Cardiovascular Pathology


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Cardiovascular Pathology

Philip R. Faught, M.D.



  • Simply means hardening (sclerosis) of arteries

  • May affect small arteries/arterioles (arteriolosclerosis)

  • A rare type is fibromuscular dysplasia

  • The big one is atherosclerosis

Clinical Consequences of Arteriosclerosis

  • Ischemia of distal organs/tissues:

    • Myocardial infarct

    • Brain infarct (stroke)

    • Small bowel and kidney infarcts
    • Gangrene of lower extremities

  • Abdominal aortic aneurysm


Ischemia in general is worse than hypoxia. With ischemia, tissues are hypoxic and cellular waste products are not removed. Some degree of adjustment to pure hypoxia is possible, e.g. accommodation to high altitude.

Fibromuscular Dysplasia

  • The Wall Street Journal says many medical schools do not address this!

  • Refers to focal/segmental thickening of the walls of medium to large muscular arteries (usually medial, arteries may have a “string of beads” appearance)

  • Can affect renal, splanchnic, carotid, vertebral arteries

  • F > M, typical age 20 to 50 years

  • Can be asymptomatic or cause hypertension, headaches, dizziness, tinnitus (depending on the artery involved), even with aneurysm formation or rupture or stroke if severe

  • Condition is developmental and familial in some cases

  • Treatment may be antihypertensive and antithrombotic meds or angioplasty if necessary

Notes: The Wall Street Journal, June 27 & 28, 2009, ran a front page story about missed diagnoses of this disorder. Missed diagnoses of rare (or fairly rare) diseases make for great lay press stories (eg. celiac disease). FMD may present with bizarre clinical manifestations depending on what organ/tissue is ischemic, leading to incorrect or non-diagnoses. Robbins, 9th ed. has a paragraph on FMD in the blood vessel chapter and another in the kidney chapter, the latter organ being the one most commonly affected by FMD. Diagnosis is by thinking of it and obtaining imaging studies. A bruit over a large artery in the neck or abdomen may occur (although atherosclerosis is a more common cause of this).


  • This is the most significant type of arteriosclerosis, and is responsible for approximately half of deaths in the Western world

  • It primarily affects the aorta and the larger elastic and muscular arteries (the arteries that have names that you know)

Involved Arteries in Atherosclerosis

  • Aorta, abdominal > thoracic; worse around major ostia

  • Popliteals, internal carotids, Circle of Willis

  • Coronaries

  • Usually spared are the upper extremity arteries, mesenteric & renals except at ostia

  • Pulmonary arteries not involved except with severe pulmonary hypertension; veins not involved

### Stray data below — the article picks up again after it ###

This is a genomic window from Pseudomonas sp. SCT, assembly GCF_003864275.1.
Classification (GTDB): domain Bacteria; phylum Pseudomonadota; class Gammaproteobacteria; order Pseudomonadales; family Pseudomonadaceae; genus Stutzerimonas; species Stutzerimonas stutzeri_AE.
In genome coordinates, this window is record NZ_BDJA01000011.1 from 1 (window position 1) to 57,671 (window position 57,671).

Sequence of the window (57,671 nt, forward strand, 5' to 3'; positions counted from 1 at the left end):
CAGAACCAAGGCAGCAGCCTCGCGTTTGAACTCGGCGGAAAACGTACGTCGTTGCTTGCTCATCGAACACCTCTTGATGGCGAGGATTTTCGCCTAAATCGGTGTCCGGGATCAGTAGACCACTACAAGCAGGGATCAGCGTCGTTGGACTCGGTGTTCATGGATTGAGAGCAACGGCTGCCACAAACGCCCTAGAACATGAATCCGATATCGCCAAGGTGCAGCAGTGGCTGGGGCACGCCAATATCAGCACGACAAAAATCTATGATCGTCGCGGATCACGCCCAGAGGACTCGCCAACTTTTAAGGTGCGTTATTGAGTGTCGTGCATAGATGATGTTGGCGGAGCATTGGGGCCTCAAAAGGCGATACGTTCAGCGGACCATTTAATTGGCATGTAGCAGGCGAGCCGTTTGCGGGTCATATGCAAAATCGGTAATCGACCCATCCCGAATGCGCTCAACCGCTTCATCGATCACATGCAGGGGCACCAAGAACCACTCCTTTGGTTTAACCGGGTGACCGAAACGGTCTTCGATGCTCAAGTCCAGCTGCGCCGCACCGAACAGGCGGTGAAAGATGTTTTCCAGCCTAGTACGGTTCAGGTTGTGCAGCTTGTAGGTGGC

Note: If the ascending thoracic aorta is severely involved, the causes include diabetes mellitus, hyperlipidemia type II, and syphilis.

Basic Lesion: The Atherosclerotic Plaque

  • Start out as small intimal plaques  get larger  more numerous  coalesce

  • Plaques are typically patchy and eccentric

  • Plaques secondarily compress and thin the media

  • Plaques consist of varying amounts of lipid and fibrous tissue

  • Some compensatory dilatation of the vessel may occur (up to a point)


The three principle components of the plaque are:

Cells: Modified smooth muscle cells, macrophages recruited from blood, monocytes, and T lymphocytes

Lipid: Intra- and extracellular. Mostly cholesterol and cholesterol esters

Other extracellular stuff: Collagen and elastin, proteoglycans, calcium

Proportions vary in different plaques. Plaques may be mainly fibrous without much central lipid.

Complicated Atherosclerotic Plaques

  • Calcification – may be extensive

  • Focal rupture or ulceration – may be accompanied by:

    • Hemorrhage into plaque

    • Thrombus formation on plaque

    • Escape of lipid from plaque  cholesterol emboli (atheroemboli)

  • Weakening of media  aneurysm formation


Thrombus may occlude the lumen  infarct, or may cause thromboemboli. Hemorrhage into a plaque may also cause occlusion of lumen & hematoma formation in vessel wall.

The Fatty Streak

  • Yellow, minimally raised intimal lesions seen in children & young adults

  • Microscopically see lipid-laden macrophages in the intima – streaks go away as AS takes over

  • Location of streaks is similar (not identical) to later AS plaques

  • Relationship to later AS is complex and unclear


Both fatty streaks and atherosclerotic plaques are related to increased blood lipids and smoking. Fatty streaks may be seen in populations where atherosclerosis is not prevalent.

Epidemiology of Atherosclerosis

  • Ubiquitous in N. America, Europe, Australia, New Zealand, Russia, other developed nations

  • Much less prevalent in Central & S. America, Africa, Asia

  • Japanese who immigrate to U.S. & adopt U.S. diet & life style acquire U.S. predisposition


Age: Starts in childhood & progresses over decades. Early AS is a common autopsy finding in teens & 20s, but not clinically significant until middle age or later when AS causes symptoms/organ injury.

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